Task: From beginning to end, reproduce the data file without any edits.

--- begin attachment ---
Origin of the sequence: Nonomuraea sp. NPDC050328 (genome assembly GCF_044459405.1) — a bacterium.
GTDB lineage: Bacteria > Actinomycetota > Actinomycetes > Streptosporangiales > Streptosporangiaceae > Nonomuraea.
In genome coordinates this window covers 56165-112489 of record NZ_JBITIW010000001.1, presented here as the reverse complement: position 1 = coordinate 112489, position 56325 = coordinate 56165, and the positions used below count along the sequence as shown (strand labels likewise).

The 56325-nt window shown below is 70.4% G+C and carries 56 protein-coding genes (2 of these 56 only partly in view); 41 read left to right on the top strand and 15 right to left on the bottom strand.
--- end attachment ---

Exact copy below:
Origin of the sequence: Nonomuraea sp. NPDC050328 (genome assembly GCF_044459405.1) — a bacterium.
GTDB lineage: Bacteria > Actinomycetota > Actinomycetes > Streptosporangiales > Streptosporangiaceae > Nonomuraea.
In genome coordinates this window covers 56165-112489 of record NZ_JBITIW010000001.1, presented here as the reverse complement: position 1 = coordinate 112489, position 56325 = coordinate 56165, and the positions used below count along the sequence as shown (strand labels likewise).

The 56325-nt window shown below is 70.4% G+C and carries 56 protein-coding genes (2 of these 56 only partly in view); 41 read left to right on the top strand and 15 right to left on the bottom strand.